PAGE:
1. Business Ideas
  2. Business Plans
  3. Startup Basics
  4. Startup Funding
  5. Franchising
  6. Success Stories
  7. Entrepreneurs
  1. Sales & Marketing
  2. Finances
  3. Your Team
  4. Technology
  5. Social Media
  6. Security
  1. Get the Job
  2. Get Ahead
  3. Office Life
  4. Work-Life Balance
  5. Home Office
  1. Leadership
  2. Women in Business
  3. Managing
  4. Strategy
  5. Personal Growth
  1. HR Solutions
  2. Financial Solutions
  3. Marketing Solutions
  4. Security Solutions
  5. Retail Solutions
  6. SMB Solutions
Product and service reviews are conducted independently by our editorial team, but we sometimes make money when you click on links. Learn more.

Kids' Allowances Buy Good News for Businesses

Kids' Allowances Buy Good News for Businesses . / Credit: Kid's allowance image via Shutterstock

If your business caters to kids, there's some good news on the financial front — they've likely got money to burn from the allowances parents provide. And burn it they do, a new survey shows. Only 1 percent of parents say their kids save any of their allowance.

The average allowance provides kids enough money in a year to be able to buy an Apple iPad and three Kindles and still have money left over, according to a national survey sponsored by the American Institute of CPAs (AICPA).  While allowance amounts vary by age, the average allowance totals $65 a month, or $780 a year.

The vast majority of parents do require their children to earn their allowance. Eighty-nine percent of parents expect their children to work at least one hour a week and, on average, children put in 6.2 hours per week on chores. Nearly half the parents with kids in school (48 percent) also pay for good grades — the average going price for an A is $16.60.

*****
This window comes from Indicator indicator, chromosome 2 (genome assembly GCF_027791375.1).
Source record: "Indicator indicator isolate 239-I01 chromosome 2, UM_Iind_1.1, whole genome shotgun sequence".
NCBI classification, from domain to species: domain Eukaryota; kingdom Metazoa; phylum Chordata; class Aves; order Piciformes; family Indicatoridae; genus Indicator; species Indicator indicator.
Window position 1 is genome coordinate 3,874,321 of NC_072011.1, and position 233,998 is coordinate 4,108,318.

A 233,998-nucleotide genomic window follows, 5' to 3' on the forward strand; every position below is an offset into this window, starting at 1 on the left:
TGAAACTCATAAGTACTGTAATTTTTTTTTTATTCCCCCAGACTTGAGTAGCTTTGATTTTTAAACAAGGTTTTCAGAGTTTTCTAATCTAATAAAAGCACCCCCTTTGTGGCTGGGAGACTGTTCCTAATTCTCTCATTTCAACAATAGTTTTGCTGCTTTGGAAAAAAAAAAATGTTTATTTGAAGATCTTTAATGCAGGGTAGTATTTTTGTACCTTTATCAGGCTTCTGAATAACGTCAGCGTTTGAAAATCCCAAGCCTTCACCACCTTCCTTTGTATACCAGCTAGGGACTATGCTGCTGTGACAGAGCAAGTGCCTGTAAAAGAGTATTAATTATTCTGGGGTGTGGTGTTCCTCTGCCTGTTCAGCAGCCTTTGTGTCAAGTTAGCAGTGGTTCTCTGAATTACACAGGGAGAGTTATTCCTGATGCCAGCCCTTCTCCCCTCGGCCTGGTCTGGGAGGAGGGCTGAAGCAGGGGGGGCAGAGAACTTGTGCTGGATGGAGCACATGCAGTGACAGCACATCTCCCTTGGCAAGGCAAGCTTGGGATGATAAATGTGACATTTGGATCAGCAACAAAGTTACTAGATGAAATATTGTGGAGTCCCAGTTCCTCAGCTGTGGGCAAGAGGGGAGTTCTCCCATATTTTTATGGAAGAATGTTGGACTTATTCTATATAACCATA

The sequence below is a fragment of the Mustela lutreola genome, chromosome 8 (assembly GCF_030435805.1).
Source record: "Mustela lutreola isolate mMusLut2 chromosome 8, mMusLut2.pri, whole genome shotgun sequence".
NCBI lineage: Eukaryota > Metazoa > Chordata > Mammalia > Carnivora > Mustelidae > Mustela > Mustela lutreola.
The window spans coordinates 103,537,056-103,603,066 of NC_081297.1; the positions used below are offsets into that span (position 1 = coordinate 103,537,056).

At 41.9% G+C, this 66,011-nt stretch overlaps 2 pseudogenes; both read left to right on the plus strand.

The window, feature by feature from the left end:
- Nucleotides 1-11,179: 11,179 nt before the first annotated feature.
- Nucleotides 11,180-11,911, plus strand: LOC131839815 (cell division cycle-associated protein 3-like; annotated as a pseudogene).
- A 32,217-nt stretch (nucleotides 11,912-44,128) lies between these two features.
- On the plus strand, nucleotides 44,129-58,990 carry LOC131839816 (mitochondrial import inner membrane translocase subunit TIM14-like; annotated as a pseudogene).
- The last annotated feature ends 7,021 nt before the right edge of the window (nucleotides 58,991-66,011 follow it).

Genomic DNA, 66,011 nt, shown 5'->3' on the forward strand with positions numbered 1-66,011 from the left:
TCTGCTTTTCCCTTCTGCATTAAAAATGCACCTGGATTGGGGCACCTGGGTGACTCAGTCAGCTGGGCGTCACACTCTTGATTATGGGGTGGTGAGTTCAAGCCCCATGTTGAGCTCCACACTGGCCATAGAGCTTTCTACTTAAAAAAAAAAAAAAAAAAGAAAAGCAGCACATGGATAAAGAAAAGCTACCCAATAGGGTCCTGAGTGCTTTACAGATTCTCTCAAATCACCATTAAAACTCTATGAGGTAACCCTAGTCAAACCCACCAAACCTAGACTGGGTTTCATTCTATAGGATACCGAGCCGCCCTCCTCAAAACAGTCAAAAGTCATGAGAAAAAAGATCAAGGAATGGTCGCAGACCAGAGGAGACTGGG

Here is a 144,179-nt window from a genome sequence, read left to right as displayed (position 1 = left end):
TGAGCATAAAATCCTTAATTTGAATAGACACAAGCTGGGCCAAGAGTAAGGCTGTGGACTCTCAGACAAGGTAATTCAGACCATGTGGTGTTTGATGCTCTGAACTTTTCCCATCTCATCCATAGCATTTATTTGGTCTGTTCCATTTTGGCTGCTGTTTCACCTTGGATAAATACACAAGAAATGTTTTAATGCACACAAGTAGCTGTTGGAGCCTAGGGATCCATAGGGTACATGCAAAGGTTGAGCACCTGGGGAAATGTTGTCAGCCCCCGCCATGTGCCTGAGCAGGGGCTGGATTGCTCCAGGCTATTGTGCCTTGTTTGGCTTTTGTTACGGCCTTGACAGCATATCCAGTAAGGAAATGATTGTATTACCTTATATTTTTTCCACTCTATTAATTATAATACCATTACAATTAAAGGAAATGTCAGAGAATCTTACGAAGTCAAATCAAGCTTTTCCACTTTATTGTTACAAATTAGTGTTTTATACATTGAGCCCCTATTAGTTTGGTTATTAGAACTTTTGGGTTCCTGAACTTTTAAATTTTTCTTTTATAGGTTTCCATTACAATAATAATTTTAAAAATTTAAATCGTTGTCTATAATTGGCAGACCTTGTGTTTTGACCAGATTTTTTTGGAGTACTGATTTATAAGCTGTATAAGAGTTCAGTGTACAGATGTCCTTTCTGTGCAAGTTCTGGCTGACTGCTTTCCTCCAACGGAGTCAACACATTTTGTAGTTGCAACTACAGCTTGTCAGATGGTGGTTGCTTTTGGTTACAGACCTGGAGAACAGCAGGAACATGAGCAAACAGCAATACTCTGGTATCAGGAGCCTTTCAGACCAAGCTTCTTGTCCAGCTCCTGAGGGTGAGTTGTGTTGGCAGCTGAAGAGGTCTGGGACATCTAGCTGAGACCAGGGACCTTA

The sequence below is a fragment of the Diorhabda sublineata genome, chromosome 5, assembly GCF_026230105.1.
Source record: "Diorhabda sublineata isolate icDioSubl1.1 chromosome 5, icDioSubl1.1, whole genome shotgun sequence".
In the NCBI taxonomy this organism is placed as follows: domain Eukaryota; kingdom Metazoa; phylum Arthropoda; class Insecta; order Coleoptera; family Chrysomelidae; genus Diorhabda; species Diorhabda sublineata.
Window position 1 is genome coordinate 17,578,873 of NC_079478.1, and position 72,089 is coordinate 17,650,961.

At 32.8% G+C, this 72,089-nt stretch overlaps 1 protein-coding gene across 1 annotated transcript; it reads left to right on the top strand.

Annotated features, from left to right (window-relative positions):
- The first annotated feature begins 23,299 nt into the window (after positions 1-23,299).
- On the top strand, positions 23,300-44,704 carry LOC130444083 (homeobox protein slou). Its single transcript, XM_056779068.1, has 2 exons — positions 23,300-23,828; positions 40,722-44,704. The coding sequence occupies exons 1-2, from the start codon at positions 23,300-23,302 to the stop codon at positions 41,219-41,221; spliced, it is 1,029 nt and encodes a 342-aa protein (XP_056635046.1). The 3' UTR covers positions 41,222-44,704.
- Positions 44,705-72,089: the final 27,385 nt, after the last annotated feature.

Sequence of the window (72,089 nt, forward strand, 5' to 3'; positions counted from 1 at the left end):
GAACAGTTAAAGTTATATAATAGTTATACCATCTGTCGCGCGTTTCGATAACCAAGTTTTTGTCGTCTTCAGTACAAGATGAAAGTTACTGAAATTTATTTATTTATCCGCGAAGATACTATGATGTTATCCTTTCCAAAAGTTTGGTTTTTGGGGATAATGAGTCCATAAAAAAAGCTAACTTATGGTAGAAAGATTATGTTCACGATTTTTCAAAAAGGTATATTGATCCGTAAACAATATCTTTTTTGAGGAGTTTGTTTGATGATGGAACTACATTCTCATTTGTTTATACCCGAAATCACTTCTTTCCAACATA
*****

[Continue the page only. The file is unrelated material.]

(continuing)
[What to Teach Kids About Money]

Children have broad flexibility in how they spend the money they receive. They most often use their allowances to buy toys or to hang out with friends, according to the survey, as parents handle other purchases. In fact, parents who pay an allowance are significantly more likely to also pay for discretionary items such as sport- and hobby-related expenses, mobile phone service, movie rentals and digital downloads.

"These findings make clear that it can pay to be a kid," said Jordan Amin, CPA, chair of the AICPA’s National CPA Financial Literacy Commission. "Parents need to make sure they’re also passing along financial sense with those dollars and cents. Earning, budgeting and saving are all important lessons that can be tied to allowances — lessons that can help put children on solid financial footing."

Reach BusinessNewsDaily senior writer Ned Smith at nsmith@techmedianetwork.com. Follow him on Twitter @nedbsmith.We're also on Facebook & Google+.

Ned Smith
Ned Smith

Ned was senior writer at Sweeney Vesty, an international consulting firm, and was Vice President of communications for iQuest Analytics. Before that, he has been a web editor and managed the Internet and intranet sites for Citizens Communications. He began his journalism career as a police reporter with the Roanoke (Va.) Times, and was managing editor of American Way magazine and senior editor of Us. He was a Captain in the U.S. Air Force and has a masters in journalism from the University of Arizona.

See All